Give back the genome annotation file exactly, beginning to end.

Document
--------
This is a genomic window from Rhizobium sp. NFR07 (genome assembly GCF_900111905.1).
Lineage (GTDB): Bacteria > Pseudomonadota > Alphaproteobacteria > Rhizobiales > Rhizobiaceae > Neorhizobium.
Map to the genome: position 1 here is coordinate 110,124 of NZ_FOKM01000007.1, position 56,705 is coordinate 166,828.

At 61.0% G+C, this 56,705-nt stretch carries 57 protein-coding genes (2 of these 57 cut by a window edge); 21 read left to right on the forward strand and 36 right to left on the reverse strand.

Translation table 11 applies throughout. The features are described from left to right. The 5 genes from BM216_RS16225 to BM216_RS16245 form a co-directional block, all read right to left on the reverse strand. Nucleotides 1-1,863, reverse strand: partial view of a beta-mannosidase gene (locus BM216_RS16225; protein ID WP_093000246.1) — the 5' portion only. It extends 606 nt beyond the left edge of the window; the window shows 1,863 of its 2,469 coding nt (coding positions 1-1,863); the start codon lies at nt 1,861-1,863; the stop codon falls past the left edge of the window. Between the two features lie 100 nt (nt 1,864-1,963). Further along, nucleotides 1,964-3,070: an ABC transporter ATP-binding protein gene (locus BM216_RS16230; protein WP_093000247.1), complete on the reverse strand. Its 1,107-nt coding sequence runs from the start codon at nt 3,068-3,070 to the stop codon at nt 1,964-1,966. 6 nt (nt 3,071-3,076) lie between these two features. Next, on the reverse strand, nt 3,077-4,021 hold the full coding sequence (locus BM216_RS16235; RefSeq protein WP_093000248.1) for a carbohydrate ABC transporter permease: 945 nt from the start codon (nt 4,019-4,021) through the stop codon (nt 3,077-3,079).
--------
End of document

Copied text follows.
This is a genomic window from Rhizobium sp. NFR07 (genome assembly GCF_900111905.1).
Lineage (GTDB): Bacteria > Pseudomonadota > Alphaproteobacteria > Rhizobiales > Rhizobiaceae > Neorhizobium.
Map to the genome: position 1 here is coordinate 110,124 of NZ_FOKM01000007.1, position 56,705 is coordinate 166,828.

At 61.0% G+C, this 56,705-nt stretch carries 57 protein-coding genes (2 of these 57 cut by a window edge); 21 read left to right on the forward strand and 36 right to left on the reverse strand.

Translation table 11 applies throughout. The features are described from left to right. The 5 genes from BM216_RS16225 to BM216_RS16245 form a co-directional block, all read right to left on the reverse strand. Nucleotides 1-1,863, reverse strand: partial view of a beta-mannosidase gene (locus BM216_RS16225; protein ID WP_093000246.1) — the 5' portion only. It extends 606 nt beyond the left edge of the window; the window shows 1,863 of its 2,469 coding nt (coding positions 1-1,863); the start codon lies at nt 1,861-1,863; the stop codon falls past the left edge of the window. Between the two features lie 100 nt (nt 1,864-1,963). Further along, nucleotides 1,964-3,070: an ABC transporter ATP-binding protein gene (locus BM216_RS16230; protein WP_093000247.1), complete on the reverse strand. Its 1,107-nt coding sequence runs from the start codon at nt 3,068-3,070 to the stop codon at nt 1,964-1,966. 6 nt (nt 3,071-3,076) lie between these two features. Next, on the reverse strand, nt 3,077-4,021 hold the full coding sequence (locus BM216_RS16235; RefSeq protein WP_093000248.1) for a carbohydrate ABC transporter permease: 945 nt from the start codon (nt 4,019-4,021) through the stop codon (nt 3,077-3,079).